Time has been mechanized already by sundials. These nails and chains that are banged in and put around time have been increasingly refined to accumulate in the advent of the atomic clock. So-called Natural units were even invented. Without mechanized time the world would have looked very different. Maybe we have some kind of marshmallow minds. Maybe we could better wear aikhornnuts on our wrists as Krznaric puts it.

When were the first mechanized timekeepers used in science? Was Galileo the first one? Did this use further science a lot? So newer means and more precise keepers could be constructed?

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    $\begingroup$ It is said that Magellan kept a precise log in his attempt to circumnavigate the globe thanks to 18 hourglasses that he brought with him. That's before Galileo. However, I am not sure if it counts as a mechanical clock. $\endgroup$
    – Mauricio
    Commented Aug 6, 2021 at 16:02
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    $\begingroup$ There were also some fancy water clocks in the Medieval Islamic world, look for Al Jazari inventions and his elephant clock video here. $\endgroup$
    – Mauricio
    Commented Aug 6, 2021 at 18:39

1 Answer 1


Water clock is also a kind of "mechanized clock", and it can be very sophisticated. There is a strong evidence that in ancient Babylon and Greece they were used in science, namely for astronomy. In Ptolemy, we can read records of some astronomical events, like lunar eclipses, which happened during a night, and their time is recorded to a fraction of an hour (like 1/2 or 1/3 of an hour). This indicates that a water clock probably had to be used to time them. What else? Ptolemy mentions water clock only once in his book, (Chap. V, sect 14) only to say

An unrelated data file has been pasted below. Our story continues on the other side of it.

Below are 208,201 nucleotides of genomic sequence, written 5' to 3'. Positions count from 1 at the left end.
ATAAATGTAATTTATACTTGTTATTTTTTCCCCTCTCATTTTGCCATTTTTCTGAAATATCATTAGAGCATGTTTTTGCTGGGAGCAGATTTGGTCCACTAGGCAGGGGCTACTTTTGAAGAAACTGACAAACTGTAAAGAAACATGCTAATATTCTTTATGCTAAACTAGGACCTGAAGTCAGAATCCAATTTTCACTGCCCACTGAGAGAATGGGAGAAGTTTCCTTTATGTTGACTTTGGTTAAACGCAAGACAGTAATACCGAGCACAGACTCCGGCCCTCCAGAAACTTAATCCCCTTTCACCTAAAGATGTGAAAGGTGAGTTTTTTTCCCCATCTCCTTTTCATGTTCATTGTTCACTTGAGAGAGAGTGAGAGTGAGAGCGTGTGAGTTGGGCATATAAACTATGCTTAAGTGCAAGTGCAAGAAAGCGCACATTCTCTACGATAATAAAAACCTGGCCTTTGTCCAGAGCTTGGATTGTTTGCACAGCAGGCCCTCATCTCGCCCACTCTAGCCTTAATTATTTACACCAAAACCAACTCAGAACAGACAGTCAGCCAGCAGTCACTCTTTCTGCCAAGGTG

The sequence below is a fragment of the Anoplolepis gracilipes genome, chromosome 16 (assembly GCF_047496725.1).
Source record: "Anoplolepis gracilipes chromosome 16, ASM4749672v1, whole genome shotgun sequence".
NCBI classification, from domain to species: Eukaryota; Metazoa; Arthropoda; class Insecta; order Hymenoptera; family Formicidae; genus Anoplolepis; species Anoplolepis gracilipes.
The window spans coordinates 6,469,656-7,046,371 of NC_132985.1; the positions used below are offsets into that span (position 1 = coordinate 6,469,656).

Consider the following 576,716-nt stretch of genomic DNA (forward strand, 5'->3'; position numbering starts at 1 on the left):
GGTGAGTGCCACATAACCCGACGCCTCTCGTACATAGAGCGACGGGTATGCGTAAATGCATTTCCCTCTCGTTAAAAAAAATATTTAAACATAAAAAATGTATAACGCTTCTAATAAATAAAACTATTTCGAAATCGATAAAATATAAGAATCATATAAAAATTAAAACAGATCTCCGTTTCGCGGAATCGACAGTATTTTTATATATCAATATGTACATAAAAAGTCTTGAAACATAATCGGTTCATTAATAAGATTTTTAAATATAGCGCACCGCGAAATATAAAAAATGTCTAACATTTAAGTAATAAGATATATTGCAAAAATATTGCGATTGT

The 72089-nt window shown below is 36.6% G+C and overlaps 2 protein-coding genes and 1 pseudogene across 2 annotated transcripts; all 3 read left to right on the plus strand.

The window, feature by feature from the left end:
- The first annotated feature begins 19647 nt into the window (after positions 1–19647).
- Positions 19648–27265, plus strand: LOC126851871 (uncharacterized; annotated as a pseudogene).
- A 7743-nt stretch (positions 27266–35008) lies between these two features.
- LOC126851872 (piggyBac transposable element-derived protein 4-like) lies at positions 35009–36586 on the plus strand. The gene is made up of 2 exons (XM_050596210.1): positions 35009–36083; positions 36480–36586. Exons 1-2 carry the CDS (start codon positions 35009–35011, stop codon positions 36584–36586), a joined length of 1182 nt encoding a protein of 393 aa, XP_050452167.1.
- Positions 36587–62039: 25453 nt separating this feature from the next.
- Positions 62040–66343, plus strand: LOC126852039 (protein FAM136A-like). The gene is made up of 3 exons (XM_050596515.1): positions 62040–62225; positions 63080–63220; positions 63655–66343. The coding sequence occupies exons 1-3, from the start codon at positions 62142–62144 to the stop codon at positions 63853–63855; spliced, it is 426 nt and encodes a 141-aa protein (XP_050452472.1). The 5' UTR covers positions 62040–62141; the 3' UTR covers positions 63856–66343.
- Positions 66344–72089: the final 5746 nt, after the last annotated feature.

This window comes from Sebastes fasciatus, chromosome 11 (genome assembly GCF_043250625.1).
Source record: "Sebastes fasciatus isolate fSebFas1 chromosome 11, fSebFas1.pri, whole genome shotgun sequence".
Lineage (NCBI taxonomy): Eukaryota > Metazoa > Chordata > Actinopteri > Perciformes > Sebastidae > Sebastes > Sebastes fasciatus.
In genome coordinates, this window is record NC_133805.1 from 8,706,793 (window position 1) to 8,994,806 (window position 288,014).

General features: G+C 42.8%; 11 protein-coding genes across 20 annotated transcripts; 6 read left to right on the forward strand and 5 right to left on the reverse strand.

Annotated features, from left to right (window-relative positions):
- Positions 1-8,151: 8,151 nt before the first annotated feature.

"Of all methods of this investigation... we rejected those using water clock...since these methods are not sufficiently precise"

This seem to indicate that other investigators did use them.

Edit. From the Wikipedia article cited above, I learned that Herophilos used a clepsydra to measure the pulse rate of his patients, which can be also considered as "scientific purpose". The same article mentions several astronomers who constructed and used clepsydras.

As I said, Ptolemy was not satisfied with the accuracy of clepsydras for astronomical purposes. Weight driven clocks of the Middle age were not more accurate. The first breakthrough in accuracy came when Galileo invented the first clock regulator, that is the pendulum.

  • $\begingroup$ A water clock? You mean the periodic tides? $\endgroup$ Commented Aug 6, 2021 at 14:49
  • $\begingroup$ No. I mean clepsydra. $\endgroup$ Commented Aug 6, 2021 at 14:57
  • $\begingroup$ I saw the edit. I never knew about them. Untill now. +1! Nice name. Maybe for giving your child a name. $\endgroup$ Commented Aug 6, 2021 at 15:00
  • $\begingroup$ It depends on your and your child native language. In some languages this does not sound like a nice name:-) $\endgroup$ Commented Aug 6, 2021 at 15:05
  • $\begingroup$ Thats true. And coming to think of it, its not a nice name at all. "Clepshydra, dinner is ready"... No...not really...:) $\endgroup$ Commented Aug 6, 2021 at 15:08

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